How Alberto Perlman launched a $500m fitness craze

Alberto Perlman knew he was onto a winner when he came up with Zumba. He just had to find the business model to match.

If you haven't yet heard of Zumba, prepare for inundation. The Colombian exercise craze, which invites fans to "dance away the pounds" to a fusion of Latin American beats, has made it across the Atlantic. Clusters are springing up everywhere even Norwegian cruise liners are now offering sessions.

The great selling point, says The Sunday Times, is that you have "so much fun that you forget you're exercising". Zumba students are encouraged to scream out things like "Get it, girl", "Whoo whoo", and "Yeeeeeahhh". That's doubtless also the refrain of the trio of groovers behind the craze, who are now coining it in.

They're a singular bunch, says the Financial Times. They're all called Alberto, they were all raised in Colombia, and this month they were all in London opening the first Zumba office outside of America. The money brains of the outfit belong to Alberto Perlman (pictured), "the force behind the Zumba Fitness business model" (see bwelow).

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The dance-meister is Alberto Beto' Perez, a former aerobics instructor who created Zumba "almost by accident" when he forgot to bring his usual music tapes to class and promptly improvised. The third Alberto (Aghion) "looks after the operational side". They won't reveal financial details, but outline that around 14 million people attend Zumba classes weekly, in 140,000 locations worldwide. Inc magazine has estimated the value of the business at $500m.

Had it not been for Perlman's mother, the venture might never have come together, says Business Insider. She was such a fan of Beto Perez's original class in Colombia that she urged her son to look him up in Miami, where both were living. Perlman checked out the class and decided it was a winner.

A graduate of Babson College, the Massachusetts business school famous for its entrepreneurship MBA, Perlman "cut his teeth in the 1990s creating Spanish-language clones of US dotcom businesses, which he sold to the firms he was copying", notes the Financial Times. When the bubble burst, he needed a new idea. Zumba provided it.

Perlman's original plan was to make instruction video tapes. "We thought that maybe we'd start a company that does infomercials and Zumba could be our first project." But it got so much attention they decided to push the brand into gyms and health clubs.

The early years were tough. Having ploughed all their savings into the business, they were down to their last $14,000 by 2005, having failed to interest a single health-club chain. The turning-point was the decision to build a network of aspiring instructors who'd each pay $30 a month for training and support. A franchise model was born.

The three Albertos "share a strong personal bond", says the FT. There's a lot of "teasing" and prank playing. But they're deadly serious about spreading the Zumba gospel. The plan now is to target the Bric countries (Brazil, Russia, India, China). As Perlman says: "Everything is about driving people to classes."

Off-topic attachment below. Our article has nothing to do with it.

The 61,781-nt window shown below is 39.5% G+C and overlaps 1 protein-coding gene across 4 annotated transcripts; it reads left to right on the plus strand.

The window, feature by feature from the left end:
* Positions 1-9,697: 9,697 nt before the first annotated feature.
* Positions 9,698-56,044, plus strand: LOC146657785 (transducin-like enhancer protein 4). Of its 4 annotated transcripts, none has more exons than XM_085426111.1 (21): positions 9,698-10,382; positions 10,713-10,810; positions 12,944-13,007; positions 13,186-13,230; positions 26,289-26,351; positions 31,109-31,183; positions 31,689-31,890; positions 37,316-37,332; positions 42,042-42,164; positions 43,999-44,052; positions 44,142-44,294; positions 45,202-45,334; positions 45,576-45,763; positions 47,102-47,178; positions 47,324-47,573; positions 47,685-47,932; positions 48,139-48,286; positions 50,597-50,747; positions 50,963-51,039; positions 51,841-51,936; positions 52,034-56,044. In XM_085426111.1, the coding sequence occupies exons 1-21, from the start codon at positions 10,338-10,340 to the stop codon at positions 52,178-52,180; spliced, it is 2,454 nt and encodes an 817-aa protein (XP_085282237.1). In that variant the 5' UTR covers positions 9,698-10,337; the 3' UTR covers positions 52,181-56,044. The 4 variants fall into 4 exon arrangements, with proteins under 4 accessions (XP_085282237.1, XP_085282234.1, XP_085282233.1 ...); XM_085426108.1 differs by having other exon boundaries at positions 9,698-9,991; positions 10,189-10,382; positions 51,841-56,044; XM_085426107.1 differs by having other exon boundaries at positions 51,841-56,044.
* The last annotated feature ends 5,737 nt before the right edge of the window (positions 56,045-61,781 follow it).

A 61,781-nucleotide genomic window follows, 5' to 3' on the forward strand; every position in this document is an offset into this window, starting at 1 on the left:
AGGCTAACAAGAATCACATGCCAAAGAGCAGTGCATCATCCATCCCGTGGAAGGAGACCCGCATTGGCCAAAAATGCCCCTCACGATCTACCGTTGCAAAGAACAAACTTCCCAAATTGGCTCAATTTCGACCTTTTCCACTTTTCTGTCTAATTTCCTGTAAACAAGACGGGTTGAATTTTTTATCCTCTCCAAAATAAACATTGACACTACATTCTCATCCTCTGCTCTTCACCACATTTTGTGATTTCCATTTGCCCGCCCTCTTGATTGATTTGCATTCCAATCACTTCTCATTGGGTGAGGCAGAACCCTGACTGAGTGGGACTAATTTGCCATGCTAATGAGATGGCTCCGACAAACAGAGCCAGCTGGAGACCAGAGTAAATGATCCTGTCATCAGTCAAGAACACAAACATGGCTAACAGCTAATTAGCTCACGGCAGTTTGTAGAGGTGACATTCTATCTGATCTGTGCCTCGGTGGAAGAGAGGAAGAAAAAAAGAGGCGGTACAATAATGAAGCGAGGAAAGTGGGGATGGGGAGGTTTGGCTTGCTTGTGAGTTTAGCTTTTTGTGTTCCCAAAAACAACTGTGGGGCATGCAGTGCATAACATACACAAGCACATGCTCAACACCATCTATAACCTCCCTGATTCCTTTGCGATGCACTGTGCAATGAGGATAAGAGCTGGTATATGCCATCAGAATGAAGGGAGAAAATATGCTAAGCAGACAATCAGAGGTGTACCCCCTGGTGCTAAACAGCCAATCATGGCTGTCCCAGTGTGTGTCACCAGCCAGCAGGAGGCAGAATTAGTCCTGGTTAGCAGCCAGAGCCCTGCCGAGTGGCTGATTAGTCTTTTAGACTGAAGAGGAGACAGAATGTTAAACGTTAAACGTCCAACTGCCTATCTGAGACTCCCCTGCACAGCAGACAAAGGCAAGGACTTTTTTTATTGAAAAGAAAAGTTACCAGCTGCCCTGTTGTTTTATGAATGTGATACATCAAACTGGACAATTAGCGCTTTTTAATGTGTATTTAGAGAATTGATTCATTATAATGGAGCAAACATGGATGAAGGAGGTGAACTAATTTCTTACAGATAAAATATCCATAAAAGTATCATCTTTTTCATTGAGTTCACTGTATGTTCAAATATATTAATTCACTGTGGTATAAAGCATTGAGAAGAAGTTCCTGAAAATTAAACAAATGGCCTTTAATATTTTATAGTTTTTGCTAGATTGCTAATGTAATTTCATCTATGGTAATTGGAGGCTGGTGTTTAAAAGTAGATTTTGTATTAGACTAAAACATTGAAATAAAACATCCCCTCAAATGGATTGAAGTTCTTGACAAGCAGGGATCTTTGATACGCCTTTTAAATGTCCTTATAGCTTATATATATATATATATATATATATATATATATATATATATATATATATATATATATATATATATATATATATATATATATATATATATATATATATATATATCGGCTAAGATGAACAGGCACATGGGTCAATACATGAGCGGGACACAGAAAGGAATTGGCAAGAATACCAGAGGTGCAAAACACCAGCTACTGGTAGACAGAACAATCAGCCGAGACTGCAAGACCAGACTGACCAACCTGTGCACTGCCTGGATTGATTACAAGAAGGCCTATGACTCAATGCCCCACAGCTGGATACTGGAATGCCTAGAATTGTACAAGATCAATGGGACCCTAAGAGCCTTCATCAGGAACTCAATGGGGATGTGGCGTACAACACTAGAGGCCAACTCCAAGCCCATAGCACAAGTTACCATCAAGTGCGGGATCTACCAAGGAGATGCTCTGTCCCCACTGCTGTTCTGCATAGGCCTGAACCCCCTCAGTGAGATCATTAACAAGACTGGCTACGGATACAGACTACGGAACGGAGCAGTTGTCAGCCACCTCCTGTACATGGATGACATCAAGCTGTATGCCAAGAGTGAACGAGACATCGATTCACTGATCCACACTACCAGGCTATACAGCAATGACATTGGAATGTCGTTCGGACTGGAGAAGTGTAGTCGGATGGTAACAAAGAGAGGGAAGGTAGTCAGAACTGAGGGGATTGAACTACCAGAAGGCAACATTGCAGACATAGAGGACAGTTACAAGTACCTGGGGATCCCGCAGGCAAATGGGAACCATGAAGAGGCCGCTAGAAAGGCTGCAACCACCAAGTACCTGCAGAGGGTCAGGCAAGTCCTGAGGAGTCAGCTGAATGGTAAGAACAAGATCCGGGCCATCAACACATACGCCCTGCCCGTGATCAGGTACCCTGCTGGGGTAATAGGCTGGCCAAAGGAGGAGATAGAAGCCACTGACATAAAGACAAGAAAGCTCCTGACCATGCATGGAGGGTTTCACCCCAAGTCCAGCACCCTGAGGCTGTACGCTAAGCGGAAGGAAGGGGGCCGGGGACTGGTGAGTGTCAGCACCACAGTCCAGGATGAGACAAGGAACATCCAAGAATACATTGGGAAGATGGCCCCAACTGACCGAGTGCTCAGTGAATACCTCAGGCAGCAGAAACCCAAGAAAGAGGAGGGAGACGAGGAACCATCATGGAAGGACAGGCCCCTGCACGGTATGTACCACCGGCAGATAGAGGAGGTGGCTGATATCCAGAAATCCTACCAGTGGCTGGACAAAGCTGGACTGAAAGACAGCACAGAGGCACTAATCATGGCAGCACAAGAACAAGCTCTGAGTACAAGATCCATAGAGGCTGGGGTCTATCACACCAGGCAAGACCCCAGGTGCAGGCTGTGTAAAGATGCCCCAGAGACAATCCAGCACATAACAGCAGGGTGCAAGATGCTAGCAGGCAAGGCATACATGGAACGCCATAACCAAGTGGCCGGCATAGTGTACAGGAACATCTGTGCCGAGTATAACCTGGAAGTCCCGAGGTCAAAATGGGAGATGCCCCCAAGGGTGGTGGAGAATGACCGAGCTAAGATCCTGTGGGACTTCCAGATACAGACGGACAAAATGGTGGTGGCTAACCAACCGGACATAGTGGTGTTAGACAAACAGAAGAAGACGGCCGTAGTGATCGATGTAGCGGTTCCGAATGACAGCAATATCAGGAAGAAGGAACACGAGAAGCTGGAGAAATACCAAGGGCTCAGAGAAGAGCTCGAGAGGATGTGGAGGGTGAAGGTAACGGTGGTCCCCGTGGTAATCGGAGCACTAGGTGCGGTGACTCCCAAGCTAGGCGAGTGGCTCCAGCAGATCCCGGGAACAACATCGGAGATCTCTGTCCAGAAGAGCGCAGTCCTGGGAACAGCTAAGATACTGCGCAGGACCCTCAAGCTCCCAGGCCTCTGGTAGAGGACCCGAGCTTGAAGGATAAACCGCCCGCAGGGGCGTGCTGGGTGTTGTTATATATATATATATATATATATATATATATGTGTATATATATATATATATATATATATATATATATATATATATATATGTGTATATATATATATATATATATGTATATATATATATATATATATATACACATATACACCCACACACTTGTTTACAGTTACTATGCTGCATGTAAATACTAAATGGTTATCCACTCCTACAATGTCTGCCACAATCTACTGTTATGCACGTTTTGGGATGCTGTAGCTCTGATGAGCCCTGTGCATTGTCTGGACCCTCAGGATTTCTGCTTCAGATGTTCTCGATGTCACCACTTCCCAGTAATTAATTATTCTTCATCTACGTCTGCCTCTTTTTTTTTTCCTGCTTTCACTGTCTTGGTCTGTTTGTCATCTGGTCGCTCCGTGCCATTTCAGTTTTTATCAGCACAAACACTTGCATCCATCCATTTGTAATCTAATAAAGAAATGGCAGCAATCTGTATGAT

The Zumbatic code': just freak out

The catalyst for Zumba's growth is an army of personal instructors who now typically pay $300-plus to undertake the official training and then make monthly payments of $30. Beyond that, the firm seems remarkably relaxed about what its franchisees get up to.

"We said, the ones that want to be entrepreneurs we will turn into entrepreneurs, and the ones that want to teach in gyms we will make the star of the gym," Perlman tells the FT. But although classes remain a core part of the business, about half its revenue now comes from the extension of the name to music collections, clothing and footwear.

In addition to an estimated 12 million Zumba DVD box sets, fans have bought eight million video games, in which they undertake a mixture of dance and exercise to score points.

Underpinning everything, says The Sunday Times, is the "Zumbatic code", which basically translates into an imperative to just freak out. As the advice site outlines: "The focus is not so much on the dance itself but on the hypnotic effect that the music has on participants you just can't help but move your body. You get to break free from any inhibition and just dance like no one is watching."

The chief lesson Perlman has gleaned from building up the business is perseverance, says Vivian Giang in Business Insider magazine. Once you're confident you've got the right product ("don't listen to corporate or big business people, listen to consumers", he advises), try different business models for it.

After being ignominiously turned down by the big fitness chains, Perlman targeted dance studios and smaller independent gyms, where Zumba was an instant hit. Within three years, the big fitness chains "that had told us no' so many times" were banging on his door.